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University of Central Missouri
Warrensburg, MO 64093
Contact: Jeff Murphy
WARRENSBURG, MO (March 14, 2014) – Standing out as a “role model who goes the extra mile to bring the best possible learning environment for his students” and as an “outstanding, dedicated teacher/scholar with unshakable passion for his work,” Scott Lubaroff, University of Central Missouri professor of music and director of bands, has been named recipient of the 2014 Governor’s Award for Excellence in Education.
The Faculty Senate Awards Committee selected Lubaroff for the award. It will be presented during a luncheon hosted by Missouri Governor Jay Nixon Wednesday, April 2 at the University of Missouri-Columbia. Lubaroff also will be recognized by UCM’s Board of Governors when it meets on campus Friday, March 28 in Elliott Union 237B. The meeting begins at 8:30 a.m.
Public colleges and universities select Governor’s Award for Excellence in Education recipients on the basis of criteria that include effective teaching at the undergraduate level, effective advising of undergraduate students, service to the college community, and commitment to high standards of excellence. Other qualities include success in nurturing student achievement and the impact nominees have had on the academic and personal lives of their students. Applications for the award were considered by a committee of tenured faculty members.
In making its selection, the committee described Lubaroff as a motivational educator who encourages his students to perform at their highest level, not only in the classroom, but in their musical careers. He engages in course development, and consistently meets with drive and energy every task the university has required of him.
Having a 24-year career in education, Lubaroff has taught at UCM for nine years. In addition to teaching a full load of classes, as Director of Bands, he has many administrative responsibilities that impact the lives of musicians across the Midwest. This includes for the last eight years his responsibilities as director of the annual Summer Music Camp, which brought middle school and high school students to campus every year. Many of these students have gone on to attend UCM under Dr. Lubaroff’s tutelage, and he has even assisted them in their job searches.
“In addition to his effective teaching strategies, Scott Lubaroff continues to be an educational innovator in our department,” noted Michael Sekelsky, interim chair of the Department of Music. “He recently launched a commissioning project for new works that will combine small/chamber ensembles of mixed traditional instruments, with acoustic and electro-acoustic instruments. This is a new, undeveloped area in instrumental music; a genre that has potential for ensembles at every level.”
Further recognition as an innovator came recently from the internationally known company, Google, which asked Lubaroff to serve as an evaluator for the new Google Glasses product. This technology will allow him to experiment with videotaping exactly what he sees through a pair of electronic glasses. It will provide a new tool for teaching students how to conduct music.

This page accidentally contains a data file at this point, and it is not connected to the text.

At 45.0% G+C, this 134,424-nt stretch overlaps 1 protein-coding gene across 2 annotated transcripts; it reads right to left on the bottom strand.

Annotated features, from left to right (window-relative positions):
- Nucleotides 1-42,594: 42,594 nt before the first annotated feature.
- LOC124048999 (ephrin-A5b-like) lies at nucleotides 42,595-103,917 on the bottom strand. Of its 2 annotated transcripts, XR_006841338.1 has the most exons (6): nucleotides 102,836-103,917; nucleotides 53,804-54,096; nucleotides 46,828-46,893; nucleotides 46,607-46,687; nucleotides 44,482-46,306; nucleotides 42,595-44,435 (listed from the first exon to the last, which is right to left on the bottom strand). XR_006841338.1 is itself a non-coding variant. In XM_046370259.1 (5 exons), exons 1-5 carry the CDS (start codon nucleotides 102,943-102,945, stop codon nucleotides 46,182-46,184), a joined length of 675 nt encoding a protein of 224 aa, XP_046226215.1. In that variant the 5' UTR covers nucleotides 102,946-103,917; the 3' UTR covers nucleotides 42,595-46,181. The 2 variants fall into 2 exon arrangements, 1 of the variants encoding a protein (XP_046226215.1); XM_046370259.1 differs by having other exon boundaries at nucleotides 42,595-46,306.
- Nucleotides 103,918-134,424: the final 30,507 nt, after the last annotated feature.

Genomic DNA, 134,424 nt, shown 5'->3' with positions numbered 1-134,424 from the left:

Another innovation pursued by Lubaroff is redesign of the Bachelor of Music Education-Instrumental degree program in a way that updates the instructional content and sequence making it more consistent with the contemporary instrumental music classroom. This also integrates a higher degree of learning and hands-on application of music technology through notation software, recording technologies, sound processing, and acoustic education. He has also worked to establish an effective advising structure related to BME-Instrumental majors.
Lubaroff has a history of involvement in activities outside the classroom within the College of Arts, Humanities, and Social Sciences, and the university community. This includes representing the college on the Faculty Senate, serving on the Intercollegiate Athletics Advisory Committee, Commencement Committee, past service as chair of the Academic Technology Advisory Committee, and participation on numerous other campus groups.
His success in student recruitment activities have led to increased participation in music groups such as the Marching Mules and overall participation in UCM Bands. Since 2005, the UCM Wind Ensemble has been invited to perform at venues such as the Missouri Music Educators Association Conferences and at New York’s Carnegie Hall. In March 2014, the ensemble will perform for the Southwest Divisional Conference of the College Band Directors National Association at the University of Arkansas, the first invitation for a UCM band in 40 years.
“There are so many great teachers on our faculty at UCM. I'm humbled to have been singled out,” Lubaroff said about his selection for the award.
He added that “it is a very heartening affirmation of what I value the most about being on the faculty at UCM. I've always considered my identity to be a teacher, through and through. The primary part of that identity, I think for any teacher, is wanting to do whatever we can to serve the best interests of our students and of our profession in the most innovative or inspiring ways possible, and UCM stands for just that. We keep our students' best educational opportunities and best interests at the forefront of our thinking, and hope to help shape those who will move our world further and further ahead. Teaching at a place that embraces those ideals of student-centered service learning, and that believes so genuinely in teachers and public education makes it very easy to come to campus every day.”